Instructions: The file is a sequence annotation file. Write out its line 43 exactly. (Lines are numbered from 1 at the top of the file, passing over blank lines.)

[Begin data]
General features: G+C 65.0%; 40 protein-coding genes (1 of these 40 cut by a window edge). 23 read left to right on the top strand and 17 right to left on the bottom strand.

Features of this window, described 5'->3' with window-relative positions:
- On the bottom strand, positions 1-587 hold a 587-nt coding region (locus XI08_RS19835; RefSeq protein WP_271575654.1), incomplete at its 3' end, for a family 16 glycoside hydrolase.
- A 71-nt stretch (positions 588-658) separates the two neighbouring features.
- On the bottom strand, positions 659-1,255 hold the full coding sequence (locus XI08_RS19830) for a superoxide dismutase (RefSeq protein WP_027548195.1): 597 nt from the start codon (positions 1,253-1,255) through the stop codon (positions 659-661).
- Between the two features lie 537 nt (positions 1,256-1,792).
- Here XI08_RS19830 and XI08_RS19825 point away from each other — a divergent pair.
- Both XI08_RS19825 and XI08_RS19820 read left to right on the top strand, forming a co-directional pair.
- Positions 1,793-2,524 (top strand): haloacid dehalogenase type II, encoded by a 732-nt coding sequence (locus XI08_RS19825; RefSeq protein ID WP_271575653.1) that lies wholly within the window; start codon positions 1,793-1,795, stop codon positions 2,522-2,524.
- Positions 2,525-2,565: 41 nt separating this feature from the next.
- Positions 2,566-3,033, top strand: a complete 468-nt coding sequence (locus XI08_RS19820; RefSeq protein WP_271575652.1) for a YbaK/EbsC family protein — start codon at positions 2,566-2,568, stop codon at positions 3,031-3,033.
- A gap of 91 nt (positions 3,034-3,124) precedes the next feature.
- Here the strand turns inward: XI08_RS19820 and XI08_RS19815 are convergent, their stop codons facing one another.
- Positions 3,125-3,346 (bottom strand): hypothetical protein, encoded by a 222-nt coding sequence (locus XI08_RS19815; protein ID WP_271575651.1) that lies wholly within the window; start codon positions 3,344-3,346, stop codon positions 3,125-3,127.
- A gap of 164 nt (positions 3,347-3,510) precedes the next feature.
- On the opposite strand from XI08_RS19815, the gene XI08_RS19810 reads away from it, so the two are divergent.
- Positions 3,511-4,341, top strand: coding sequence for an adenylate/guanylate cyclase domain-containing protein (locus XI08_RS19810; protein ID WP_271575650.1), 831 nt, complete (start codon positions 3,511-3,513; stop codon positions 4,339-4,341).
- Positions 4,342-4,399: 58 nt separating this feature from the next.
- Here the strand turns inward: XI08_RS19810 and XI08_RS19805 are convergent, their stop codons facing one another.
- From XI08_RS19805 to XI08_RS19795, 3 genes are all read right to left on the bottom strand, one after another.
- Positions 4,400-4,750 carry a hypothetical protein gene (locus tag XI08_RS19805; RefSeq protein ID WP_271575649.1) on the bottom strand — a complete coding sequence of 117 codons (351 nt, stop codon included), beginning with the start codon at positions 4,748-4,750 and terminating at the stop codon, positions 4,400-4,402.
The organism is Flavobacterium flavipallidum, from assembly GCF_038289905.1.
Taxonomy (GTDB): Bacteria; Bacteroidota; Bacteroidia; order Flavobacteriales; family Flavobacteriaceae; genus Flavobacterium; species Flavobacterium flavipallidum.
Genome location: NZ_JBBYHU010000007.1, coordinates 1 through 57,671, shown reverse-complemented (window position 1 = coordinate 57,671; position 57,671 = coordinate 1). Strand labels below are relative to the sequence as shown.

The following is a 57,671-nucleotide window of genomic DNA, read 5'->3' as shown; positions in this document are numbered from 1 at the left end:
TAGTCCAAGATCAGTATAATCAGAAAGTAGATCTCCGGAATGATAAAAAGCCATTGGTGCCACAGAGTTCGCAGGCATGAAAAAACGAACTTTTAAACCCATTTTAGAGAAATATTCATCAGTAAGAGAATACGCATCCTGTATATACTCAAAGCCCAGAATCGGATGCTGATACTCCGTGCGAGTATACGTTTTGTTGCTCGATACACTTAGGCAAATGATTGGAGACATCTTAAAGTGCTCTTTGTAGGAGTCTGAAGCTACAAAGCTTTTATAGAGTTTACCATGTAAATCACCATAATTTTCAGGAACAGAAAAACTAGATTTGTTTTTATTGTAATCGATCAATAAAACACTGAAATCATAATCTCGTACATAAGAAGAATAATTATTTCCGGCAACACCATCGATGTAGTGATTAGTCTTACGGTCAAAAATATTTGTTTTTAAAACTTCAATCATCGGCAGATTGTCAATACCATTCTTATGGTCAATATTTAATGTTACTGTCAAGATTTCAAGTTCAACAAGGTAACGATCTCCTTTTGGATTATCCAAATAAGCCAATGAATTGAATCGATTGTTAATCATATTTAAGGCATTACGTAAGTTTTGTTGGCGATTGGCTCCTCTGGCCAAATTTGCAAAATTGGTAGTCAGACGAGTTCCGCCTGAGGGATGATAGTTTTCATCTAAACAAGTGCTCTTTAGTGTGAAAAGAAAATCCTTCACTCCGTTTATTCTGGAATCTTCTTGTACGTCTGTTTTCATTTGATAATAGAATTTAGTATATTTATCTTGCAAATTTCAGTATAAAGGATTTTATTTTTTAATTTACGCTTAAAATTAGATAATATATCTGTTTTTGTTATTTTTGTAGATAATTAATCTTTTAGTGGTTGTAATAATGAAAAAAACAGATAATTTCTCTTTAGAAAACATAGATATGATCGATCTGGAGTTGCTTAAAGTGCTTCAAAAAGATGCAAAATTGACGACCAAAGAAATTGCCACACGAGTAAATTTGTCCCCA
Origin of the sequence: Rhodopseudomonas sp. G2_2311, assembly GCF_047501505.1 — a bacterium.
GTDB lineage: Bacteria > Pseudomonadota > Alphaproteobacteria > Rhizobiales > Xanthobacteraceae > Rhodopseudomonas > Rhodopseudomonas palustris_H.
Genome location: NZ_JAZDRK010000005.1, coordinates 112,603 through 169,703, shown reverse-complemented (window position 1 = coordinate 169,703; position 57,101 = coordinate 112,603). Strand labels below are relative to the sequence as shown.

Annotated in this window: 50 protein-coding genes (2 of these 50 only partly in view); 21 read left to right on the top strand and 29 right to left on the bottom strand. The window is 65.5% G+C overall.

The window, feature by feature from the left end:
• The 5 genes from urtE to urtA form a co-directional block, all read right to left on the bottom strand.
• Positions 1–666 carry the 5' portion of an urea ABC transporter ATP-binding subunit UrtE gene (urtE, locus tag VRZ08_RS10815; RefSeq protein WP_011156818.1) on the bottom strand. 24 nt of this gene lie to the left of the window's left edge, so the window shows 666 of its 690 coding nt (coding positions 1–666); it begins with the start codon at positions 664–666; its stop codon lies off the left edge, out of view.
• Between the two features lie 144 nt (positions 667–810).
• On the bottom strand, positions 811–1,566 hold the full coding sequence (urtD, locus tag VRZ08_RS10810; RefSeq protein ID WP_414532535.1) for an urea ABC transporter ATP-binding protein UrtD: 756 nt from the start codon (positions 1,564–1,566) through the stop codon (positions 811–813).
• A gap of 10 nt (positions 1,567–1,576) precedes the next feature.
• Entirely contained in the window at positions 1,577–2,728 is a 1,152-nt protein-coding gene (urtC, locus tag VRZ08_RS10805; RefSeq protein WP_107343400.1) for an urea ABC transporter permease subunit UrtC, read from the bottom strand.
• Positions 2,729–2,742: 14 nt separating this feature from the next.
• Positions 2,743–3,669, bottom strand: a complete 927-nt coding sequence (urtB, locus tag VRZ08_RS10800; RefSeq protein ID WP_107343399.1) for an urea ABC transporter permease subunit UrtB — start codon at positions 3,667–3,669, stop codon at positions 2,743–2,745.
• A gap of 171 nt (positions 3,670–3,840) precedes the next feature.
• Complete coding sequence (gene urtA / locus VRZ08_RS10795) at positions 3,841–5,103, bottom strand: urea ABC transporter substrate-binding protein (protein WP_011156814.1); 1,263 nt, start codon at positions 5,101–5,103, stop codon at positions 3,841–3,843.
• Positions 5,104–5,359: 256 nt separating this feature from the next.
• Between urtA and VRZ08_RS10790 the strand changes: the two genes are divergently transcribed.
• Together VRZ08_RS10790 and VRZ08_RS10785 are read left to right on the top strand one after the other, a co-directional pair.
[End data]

• Between urtA and VRZ08_RS10790 the strand changes: the two genes are divergently transcribed.